If you notice yourself feeling short of breath, nervous, unable to concentrate, depressed, and possibly fearful of something, you are probably suffering from anxiety. Feeling anxious is something that happens to almost everyone, but when you find you are feeling that way all or most of the time, you might want to consider seeking professional help. Anxiety can interfere with your professional life as well as your personal life. It can contribute to problems with sleep and relationships, and it can also lead to larger health issues. Learn to recognize some of the most common anxiety symptoms, and talk to a doctor or a mental health professional to get help in managing them.

Overwhelming worry and fear is often a sign of anxiety. If you have obsessive thoughts or you focus on certain things that are causing you stress to the point that you cannot think about anything else, it might be time to get some professional help. Other symptoms include trouble sleeping, feelings of panic, an increased heart rate, sweaty palms, breaking into cold sweats, and uncontrollable sadness and depression. People who are clinically depressed often suffer from anxiety disorders as well. Feeling anxious once in a while is normal, but when those feelings reach a level of intensity that they affect the way you live your life and interact with people, it can become a problem.

Get help as soon as you recognize these symptoms. Talking to a doctor or a counselor regularly will help you manage your feelings. You will also learn different tools to use to combat any anxious feelings as they start to creep up on you. If you have other things going on, such as depression, there are medications that might help as well. Communicate honestly with your doctors so that the best course of treatment can be prescribed for you.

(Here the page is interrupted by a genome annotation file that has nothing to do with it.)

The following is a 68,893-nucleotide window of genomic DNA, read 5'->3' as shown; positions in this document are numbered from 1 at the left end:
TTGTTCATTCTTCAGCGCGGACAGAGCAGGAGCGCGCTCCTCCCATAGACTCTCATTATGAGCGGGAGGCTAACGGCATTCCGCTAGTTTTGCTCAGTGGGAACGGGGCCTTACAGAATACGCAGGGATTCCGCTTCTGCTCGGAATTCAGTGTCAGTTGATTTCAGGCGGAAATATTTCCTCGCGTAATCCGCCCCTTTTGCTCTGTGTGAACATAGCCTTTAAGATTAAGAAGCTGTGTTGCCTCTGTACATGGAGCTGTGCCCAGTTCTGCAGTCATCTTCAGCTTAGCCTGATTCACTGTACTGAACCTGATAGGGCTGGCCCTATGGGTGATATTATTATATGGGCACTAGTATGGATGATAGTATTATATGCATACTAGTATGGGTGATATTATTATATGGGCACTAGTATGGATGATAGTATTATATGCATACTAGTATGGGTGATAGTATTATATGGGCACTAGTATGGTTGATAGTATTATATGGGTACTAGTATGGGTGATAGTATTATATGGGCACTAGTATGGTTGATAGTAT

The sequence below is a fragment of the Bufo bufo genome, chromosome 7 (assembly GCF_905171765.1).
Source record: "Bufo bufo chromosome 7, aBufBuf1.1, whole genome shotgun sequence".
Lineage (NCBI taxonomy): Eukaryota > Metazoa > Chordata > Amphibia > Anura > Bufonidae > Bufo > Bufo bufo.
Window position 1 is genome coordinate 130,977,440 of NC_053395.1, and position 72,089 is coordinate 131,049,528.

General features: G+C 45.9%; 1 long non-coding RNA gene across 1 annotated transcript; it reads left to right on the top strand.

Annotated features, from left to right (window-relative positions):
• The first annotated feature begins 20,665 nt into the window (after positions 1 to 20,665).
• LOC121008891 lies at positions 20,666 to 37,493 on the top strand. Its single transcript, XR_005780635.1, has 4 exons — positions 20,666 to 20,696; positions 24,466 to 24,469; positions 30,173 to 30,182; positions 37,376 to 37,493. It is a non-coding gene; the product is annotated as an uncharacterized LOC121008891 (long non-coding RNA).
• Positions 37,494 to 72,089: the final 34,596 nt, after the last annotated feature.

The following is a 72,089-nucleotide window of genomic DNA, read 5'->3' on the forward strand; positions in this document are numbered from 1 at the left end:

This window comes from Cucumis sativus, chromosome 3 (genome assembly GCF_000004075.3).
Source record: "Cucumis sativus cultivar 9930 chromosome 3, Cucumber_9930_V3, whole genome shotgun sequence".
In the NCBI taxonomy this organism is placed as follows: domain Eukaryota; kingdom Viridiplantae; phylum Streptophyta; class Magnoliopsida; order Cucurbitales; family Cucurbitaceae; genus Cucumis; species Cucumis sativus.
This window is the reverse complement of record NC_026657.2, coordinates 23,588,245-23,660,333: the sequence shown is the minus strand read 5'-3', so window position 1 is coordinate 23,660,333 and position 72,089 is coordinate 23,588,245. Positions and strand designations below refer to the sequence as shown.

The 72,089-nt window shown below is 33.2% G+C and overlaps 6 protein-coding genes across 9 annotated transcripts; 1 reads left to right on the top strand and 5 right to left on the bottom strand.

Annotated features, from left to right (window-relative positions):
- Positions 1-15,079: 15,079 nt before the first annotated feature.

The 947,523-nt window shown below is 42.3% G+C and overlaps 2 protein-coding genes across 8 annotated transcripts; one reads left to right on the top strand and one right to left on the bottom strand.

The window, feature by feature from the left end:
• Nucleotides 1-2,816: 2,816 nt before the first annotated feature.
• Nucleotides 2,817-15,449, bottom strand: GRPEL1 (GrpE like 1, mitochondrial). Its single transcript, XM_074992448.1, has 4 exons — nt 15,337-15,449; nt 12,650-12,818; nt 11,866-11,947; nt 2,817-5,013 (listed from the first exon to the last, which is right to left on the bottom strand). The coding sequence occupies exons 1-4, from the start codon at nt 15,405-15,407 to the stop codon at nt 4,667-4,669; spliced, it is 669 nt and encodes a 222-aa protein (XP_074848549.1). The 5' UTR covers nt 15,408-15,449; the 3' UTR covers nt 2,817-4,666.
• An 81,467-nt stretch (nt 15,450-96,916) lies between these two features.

If you do not seek help, your anxiety can lead to more difficult health problems. You might start having anxiety attacks, which can be severe and very disruptive to your life. You could start looking for ways to deal with your panic and anxiety that are not healthy, such as through drugs or alcohol. You might alienate people who are close to you, and want to help you. Avoid these self destructive patterns and talk to a professional. Let family members and close friends help you deal with your problems, and work through them as proactively as you can.

There is plenty of help available for anyone who suffers from anxiety and wants to get better. Once you have recognized the anxiety symptoms as being present in your own life, empower yourself to overcome them by making an appointment with your doctor, and asking for a referral to a good mental health counselor. You will begin to see changes in yourself and your life immediately, and you will work on a roadmap to manage these issues through all of life's ups and downs. There is no need to suffer from anxiety in silence or denial.

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